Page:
- Since Petya Ransomware is also taking advantage of WMIC and PSEXEC tools to infect fully-patched Windows computers, you are also advised to disable WMIC (Windows Management Instrumentation Command-line).
- Discover which systems, within your network, can be susceptible to attack through the vulnerability of Windows, in which case, can be isolated, updated and / or shut down.
- Don’t open attachments from untrusted email addresses
- Avoid opening Microsoft office files from untrusted sources.
- It is recommended to back up data and create a restore point.
- New signatures files for antivirus products are available. It is necessary to update the antivirus soon.
Not reported yet for this malware, but in general as lot malware delivery happens through tricking victims to click on links or open malicious attachments. Hence it advised to have strong e-mail filtering gateway.
The major issue here is that seemingly harmless attachments can create a lot of damage within an organization, aiding in everything from credential thefts to crypto-malware.
Today there are technologies available which can look at inbound e-mails and deconstruct attachments, basically meaning breaking up the attachments in functional elements and then reconstruct the attachment without potential harmful parts. An example could be a word-file being sent to you with a macro embedded in it. With the correct technology that word file can still be delivered to the user, but only after the macro has been removed from the file.
Help AG works with OPSWAT on data sanitization. The solution is installed as a mail transfer agent after your existing e-mail defences and therefore does not require any change to user behaviour.
Note: We integrate OPSWAT with sandbox solutions, which means you can perform behavioural based analysis on e-mail attachments.
Client Application Whitelisting
Application whitelisting can be a very efficient way of dealing with such malware, as it can stop untrusted executables from running on your machines.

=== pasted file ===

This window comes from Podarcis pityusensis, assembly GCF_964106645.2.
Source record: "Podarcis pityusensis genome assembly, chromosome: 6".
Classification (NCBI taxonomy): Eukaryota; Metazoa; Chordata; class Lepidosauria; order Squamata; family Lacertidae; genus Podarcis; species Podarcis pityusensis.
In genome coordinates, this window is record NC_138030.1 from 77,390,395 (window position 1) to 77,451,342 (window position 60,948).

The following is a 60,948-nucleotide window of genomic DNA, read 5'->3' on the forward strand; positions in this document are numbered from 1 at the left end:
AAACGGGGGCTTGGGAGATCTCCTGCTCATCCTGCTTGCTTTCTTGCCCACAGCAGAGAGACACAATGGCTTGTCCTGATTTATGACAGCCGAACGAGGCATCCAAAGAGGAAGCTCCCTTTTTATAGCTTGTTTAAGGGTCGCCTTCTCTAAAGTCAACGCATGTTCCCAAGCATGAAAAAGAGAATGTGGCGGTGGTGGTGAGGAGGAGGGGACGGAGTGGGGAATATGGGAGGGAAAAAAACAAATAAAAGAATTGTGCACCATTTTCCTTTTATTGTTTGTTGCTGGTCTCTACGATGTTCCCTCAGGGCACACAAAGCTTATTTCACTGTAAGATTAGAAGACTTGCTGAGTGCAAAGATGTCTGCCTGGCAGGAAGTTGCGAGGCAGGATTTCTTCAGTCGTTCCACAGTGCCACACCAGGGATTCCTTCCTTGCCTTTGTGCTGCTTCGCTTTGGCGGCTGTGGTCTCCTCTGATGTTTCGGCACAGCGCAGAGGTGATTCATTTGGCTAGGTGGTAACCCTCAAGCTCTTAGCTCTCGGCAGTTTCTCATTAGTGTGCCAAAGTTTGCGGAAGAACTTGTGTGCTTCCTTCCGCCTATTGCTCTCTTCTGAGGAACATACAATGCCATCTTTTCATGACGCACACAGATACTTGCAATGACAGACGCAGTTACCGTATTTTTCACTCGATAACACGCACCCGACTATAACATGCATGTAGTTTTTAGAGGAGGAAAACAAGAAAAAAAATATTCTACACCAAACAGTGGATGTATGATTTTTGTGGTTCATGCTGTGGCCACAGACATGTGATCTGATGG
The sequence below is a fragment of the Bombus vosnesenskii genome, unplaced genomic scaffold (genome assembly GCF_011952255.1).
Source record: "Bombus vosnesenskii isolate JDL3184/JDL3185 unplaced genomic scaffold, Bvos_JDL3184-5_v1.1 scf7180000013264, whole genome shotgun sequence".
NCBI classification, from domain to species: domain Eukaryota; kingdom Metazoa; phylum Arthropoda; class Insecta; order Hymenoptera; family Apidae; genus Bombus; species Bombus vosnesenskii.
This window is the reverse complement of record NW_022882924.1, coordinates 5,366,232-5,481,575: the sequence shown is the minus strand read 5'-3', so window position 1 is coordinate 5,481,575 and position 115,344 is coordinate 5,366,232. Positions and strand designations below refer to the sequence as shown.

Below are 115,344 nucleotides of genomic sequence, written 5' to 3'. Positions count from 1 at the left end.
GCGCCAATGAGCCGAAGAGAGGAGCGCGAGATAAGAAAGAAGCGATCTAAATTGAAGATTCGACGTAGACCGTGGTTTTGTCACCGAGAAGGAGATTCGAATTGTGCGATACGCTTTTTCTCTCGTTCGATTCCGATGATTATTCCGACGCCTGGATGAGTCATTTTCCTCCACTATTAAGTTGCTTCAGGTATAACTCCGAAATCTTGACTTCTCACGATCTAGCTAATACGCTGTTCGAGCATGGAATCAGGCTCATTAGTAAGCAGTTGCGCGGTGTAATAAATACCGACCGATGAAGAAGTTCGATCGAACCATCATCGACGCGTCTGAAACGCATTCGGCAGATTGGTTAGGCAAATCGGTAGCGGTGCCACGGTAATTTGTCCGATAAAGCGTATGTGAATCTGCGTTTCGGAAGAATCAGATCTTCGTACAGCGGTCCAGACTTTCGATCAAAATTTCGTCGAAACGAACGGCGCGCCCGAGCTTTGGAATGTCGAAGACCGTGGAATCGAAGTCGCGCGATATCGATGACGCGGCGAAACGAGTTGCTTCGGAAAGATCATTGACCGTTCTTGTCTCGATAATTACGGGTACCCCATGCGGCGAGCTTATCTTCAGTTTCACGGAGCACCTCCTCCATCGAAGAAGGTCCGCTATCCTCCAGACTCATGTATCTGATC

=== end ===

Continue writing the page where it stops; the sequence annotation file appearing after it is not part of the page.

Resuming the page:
Help AG works with a number of vendors, which have application whitelisting solutions, hereunder Carbon Black Protect and Symantec Endpoint Protection. Palo Alto Networks recently added signing certificate validation to the TRAPS platform, which also can add value.
Please note that there are of course big differences in the capabilities of each platform, but if you have any of them deployed you should investigate how you can use them to harden your environment.
Threat Intelligence from Existing Security Platforms
In case you are have existing Next Generation Security Platforms it can be beneficial to look at enabling Threat Intelligence Feeds. As an example, in Palo Alto Networks the Wildfire feature set is interesting to investigate, in Cisco the AMP feature set, and in Fortinet the Advanced Intelligence Subscriptions.
Threat Isolation of Privileged and Sensitive users
Threat isolation is a new technology which has recently started to appear. The technology works by executing websites in a centralized isolation platform and then deliver the rendered webpage to the user utilizing the solution.
The benefit of the solution is that your privileged user’s machine never executes any client side components, and therefore is also isolated from attacks from website or potential URL phishing.
Help AG works with Menlo Security on these technologies https://www.menlosecurity.com/